This article first appeared in the October 1991 issue of Diesel Progess and we were granted permission to run it here in The Diesel Page. Even though it's from the early 90's, this article contains many insights and industry practices involving the GM 6.5L Diesel that you might find interesting. Included is a brief history of the 6.2 and 6.5 diesel engine, pictures, and explanations of some of the individual engine components.
Which glow plugs should you use? How often should you change them and what symptoms develop when they need to be replaced? How do you deal with burned and broken glow plug tips? We purposely burned out a bunch of used and new glow plugs trying to find answers to these questions.
Here we discuss many of the common myths about the GM 6.5L diesel and try to set the record straight.
An illustrated guide for increasing the fuel metering in a 1992-93 DB2-4911 fuel injection pump. We'll also tell you why fuel adjustments are sometimes necessary, what these adjustments do to fuel mileage, and what the impacts are on power.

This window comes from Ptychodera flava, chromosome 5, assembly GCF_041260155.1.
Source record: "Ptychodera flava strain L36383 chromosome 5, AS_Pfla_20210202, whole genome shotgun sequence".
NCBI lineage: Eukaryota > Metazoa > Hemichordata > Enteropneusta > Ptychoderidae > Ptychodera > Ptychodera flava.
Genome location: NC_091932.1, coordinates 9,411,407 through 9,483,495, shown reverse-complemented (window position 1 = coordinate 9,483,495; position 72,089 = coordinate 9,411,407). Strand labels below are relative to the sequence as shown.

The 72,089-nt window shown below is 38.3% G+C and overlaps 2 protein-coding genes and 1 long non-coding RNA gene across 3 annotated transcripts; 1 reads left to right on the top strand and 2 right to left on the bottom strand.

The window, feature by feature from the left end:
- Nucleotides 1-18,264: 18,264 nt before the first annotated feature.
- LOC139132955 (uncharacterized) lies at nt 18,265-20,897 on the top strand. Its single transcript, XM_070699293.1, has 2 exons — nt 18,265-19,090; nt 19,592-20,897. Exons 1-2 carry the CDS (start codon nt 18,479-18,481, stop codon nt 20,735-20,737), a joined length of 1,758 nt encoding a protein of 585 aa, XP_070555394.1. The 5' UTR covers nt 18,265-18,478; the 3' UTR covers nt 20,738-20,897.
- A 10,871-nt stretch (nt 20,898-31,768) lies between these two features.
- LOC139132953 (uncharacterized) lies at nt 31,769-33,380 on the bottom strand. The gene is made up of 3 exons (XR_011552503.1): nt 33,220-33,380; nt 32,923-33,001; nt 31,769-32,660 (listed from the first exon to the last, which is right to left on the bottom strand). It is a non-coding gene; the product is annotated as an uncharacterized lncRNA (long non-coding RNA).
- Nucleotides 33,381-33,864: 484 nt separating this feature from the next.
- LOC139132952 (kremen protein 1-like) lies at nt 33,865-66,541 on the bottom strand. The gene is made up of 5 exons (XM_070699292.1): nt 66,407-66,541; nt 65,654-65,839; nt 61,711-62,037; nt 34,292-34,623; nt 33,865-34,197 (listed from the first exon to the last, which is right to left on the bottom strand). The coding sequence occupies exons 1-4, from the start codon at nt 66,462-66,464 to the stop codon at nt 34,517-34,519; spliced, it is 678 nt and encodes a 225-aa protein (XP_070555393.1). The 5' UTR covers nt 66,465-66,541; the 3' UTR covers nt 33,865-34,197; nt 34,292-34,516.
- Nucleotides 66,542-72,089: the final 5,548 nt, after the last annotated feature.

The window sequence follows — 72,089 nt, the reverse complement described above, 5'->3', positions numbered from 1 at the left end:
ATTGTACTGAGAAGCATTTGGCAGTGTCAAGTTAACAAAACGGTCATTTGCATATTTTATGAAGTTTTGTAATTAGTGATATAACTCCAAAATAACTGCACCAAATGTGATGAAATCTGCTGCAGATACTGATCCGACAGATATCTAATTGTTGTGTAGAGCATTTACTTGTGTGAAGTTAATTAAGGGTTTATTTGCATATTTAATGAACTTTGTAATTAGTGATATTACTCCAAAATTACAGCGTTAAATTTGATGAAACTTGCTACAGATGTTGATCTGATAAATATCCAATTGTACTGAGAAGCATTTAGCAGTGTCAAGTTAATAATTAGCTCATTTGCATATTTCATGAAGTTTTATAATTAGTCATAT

Let's look at what is arguably the most important component in your engine cooling system, the radiator. We'll show you what works to keep the engine temperature in check, ways to maintain peak cooling efficiency, and show you the ultimate in GM diesel radiators (a custom 5 row high-efficiency core).
Last month we talked about radiator construction and included some photos showing some common radiator problems. This month we'll cover some additional areas of concern for radiator efficiency, and discuss aluminum radiators and Dex-Cool coolant.
Learning more about the 1985-93 glow controller will help you modify or repair it. I've been fortunate in that the glow systems in the trucks I've had all worked well. I know some owners haven't been so lucky, and sometimes resort to the less recommended manual glow control. What follows should help with the understanding of the 1985-93 glow controller, and allow you to fine-tune the glow operation to suit your individual situation.
Crankshaft failures are often a catastrophic end to an otherwise perfectly good 6.2/6.5 engine. It could be wrong to assume that these crankshafts are weak. Rather, we believe other engine components are at fault. This article will discuss these failures, and show what you can do to prevent them.
Peninsular Engines, Inc. has been involved with GM diesels for over 30 years and began producing marine versions of the 6.2L in 1985. This article has some really great photos of Peninsular's marinized 6.5L engines and we'll tell you what they do to get 300 HP out of their top-of-the-line 6.5 turbo diesel.